Siopao is a Hokkien term for baozi which means steamed buns. In Thailand it is called salapao and in Philippines it’s called siopao. It is a very popular street food in Philippines which was definitely influenced by the Chinese. There are a lot of variants of these wonderful steamed buns and the most common one is the char siu bao (barbecued pork). In the Philippines the most common one is the Asado Siopao (Sweet Pork), Chicken Pao (Minced Chicken), Bola Bola (Minced Meat) and the special Siopao (mixed meats with duck eggs), for vegetable lovers there are also options like cuapao (Meat with Vegetables). But Pao’s are not limited to savoury types there are also the sweet types like the mung bean paste steamed buns and lotus seed steamed buns.
I love siopao and I can eat this every day, I remember when I was a child I always ask my mom to buy me some siopao before she goes home after work. I guess it’s not just me but most of the kids in the Philippines do like this, I am saying that because it’s common to moms in the Philippines to tell their children that the meat in this delicious treat is made out of stray cats meat so they would avoid asking for it. This was the equivalent of hamburger during my time, when McDonald’s haven’t dominated the streets of Manila yet.
I miss siopao specially the Kowloon House Jumbo pao which consists of mixed meats (Chicken, Barbecue Pork and Beef), Chinese sausage and salted duck egg. I can say this was the best siopao I had ever tried and to prove it to my taste buds when I used to stay in Hong Kong I tried a lot of different type of steamed buns almost every day and nothing made it even closer. I know they have great steamed buns there but still I crave for the Kowloon House Jumbo pao. Well this recipe is not for that type of steamed bun, as I had tried doing it before and I failed so I will opt in for a simpler version which is called Asado Siopao. The filling is nearly similar to the pulled pork but the sauce is Asian inspired. A bit time consuming to make but it is definitely worth the effort and wait.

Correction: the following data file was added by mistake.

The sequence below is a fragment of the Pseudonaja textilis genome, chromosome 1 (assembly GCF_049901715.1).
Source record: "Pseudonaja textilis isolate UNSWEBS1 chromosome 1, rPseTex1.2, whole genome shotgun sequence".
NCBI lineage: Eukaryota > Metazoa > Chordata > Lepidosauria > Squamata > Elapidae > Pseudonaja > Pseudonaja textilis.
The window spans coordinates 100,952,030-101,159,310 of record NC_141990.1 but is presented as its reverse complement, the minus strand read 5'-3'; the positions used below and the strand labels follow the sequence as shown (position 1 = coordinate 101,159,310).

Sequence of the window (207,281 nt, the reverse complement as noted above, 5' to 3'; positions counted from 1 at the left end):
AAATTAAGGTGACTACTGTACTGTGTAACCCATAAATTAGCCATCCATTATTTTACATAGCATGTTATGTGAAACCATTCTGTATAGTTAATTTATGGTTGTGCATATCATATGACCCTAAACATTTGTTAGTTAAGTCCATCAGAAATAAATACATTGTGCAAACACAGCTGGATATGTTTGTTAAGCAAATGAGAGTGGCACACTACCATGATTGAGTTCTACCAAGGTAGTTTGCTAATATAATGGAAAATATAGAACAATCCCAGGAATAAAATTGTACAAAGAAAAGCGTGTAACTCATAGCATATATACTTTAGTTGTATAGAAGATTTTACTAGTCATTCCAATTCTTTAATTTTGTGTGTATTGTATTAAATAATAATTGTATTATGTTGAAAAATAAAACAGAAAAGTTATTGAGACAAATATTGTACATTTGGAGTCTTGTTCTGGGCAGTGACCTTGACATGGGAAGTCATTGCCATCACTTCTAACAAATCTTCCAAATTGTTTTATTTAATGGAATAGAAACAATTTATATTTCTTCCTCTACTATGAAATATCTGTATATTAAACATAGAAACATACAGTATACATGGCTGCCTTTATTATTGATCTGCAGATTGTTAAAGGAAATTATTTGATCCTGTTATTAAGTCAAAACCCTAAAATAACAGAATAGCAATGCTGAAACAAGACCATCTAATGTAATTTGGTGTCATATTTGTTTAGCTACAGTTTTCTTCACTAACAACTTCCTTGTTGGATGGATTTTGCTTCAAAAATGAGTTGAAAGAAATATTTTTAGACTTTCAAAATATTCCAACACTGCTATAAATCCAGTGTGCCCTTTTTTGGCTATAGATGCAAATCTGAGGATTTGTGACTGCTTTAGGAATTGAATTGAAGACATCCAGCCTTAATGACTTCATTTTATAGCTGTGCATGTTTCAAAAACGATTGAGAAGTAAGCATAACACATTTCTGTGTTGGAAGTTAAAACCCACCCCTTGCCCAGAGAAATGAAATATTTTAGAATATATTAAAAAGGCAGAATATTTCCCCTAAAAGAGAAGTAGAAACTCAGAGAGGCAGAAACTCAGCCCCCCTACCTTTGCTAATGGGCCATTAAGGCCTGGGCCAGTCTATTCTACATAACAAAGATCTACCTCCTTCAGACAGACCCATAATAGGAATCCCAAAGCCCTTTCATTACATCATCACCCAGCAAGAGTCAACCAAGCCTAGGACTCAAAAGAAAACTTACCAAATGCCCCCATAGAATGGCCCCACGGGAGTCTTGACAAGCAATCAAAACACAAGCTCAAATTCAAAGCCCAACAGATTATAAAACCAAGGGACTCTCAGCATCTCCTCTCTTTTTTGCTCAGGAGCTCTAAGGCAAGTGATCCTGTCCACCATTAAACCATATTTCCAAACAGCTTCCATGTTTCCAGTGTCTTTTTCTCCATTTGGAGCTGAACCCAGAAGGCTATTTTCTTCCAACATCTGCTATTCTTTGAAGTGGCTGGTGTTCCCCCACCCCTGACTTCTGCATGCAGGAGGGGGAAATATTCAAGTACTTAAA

3 cups dumpling flour + 1/2 cup for dusting
200ml warm water
1/2 cup + 2 tsp white sugar
1/2 tsp salt
1 tbsp shortening or vegetable oil (use shortening to make it whiter in colour)
1 tsp baking powder
1 1/2 tbsp active dry yeast
1/4 cup lukewarm water
400g pork loin, cubed
2 tbsp soy sauce
2 tbsp hoisin sauce
2 tbsp brown sugar
2 tbsp cornstarch, dissolved in 1/3 cup water
4 cloves garlic, minced
1 tsp Chinese five spice powder
1 cup water
Ingredients (Water for Steaming)
water, for steaming
1 tbsp of vinegar per litre of water, for steaming
1. On a pan add oil and sauté garlic then add pork, stir fry pork for 3 minutes.
2. Add water, soy sauce, brown sugar and 5 spice powder. Bring to a boil and simmer in low heat for 2 hours or until the meat breaks apart, mixing occasionally to prevent burning, add additional water if needed.
3. Once meat has broken down add hoisin sauce then thicken it with cornstarch mixture, simmer further until sauce thickens.
4. Season with salt. Turn heat off then set aside.
Method (Steamed Buns)
1. Mix together yeast, 2 tsp sugar, and 1/4 cup lukewarm water. Set aside in a warm location for 30 minutes.
2. Mix remaining ingredients except for the baking powder then knead dough until dough surface smooth and texture is elastic; occasionally dust the board with dumpling flour. Place in a greased bowl then place in a warm location, set aside for 2 hours. After two hours the size would be doubled.
3. Deflate dough then spread on floured board. Add the baking powder evenly then knead for 5 minutes.
4. Divide into 8 – 10 pieces then roll them thin, place a good amount of the meat mixture in the middle then seal them on top, place buns in a greased paper. Do with the remaining dough and filling. Set aside in a warm location for 30 minutes.
5. Prepare your steamer by pouring water and vinegar. Vinegar will make sure your buns are white.
6. Place buns into steamer container then steam siopao for 20-25 minutes.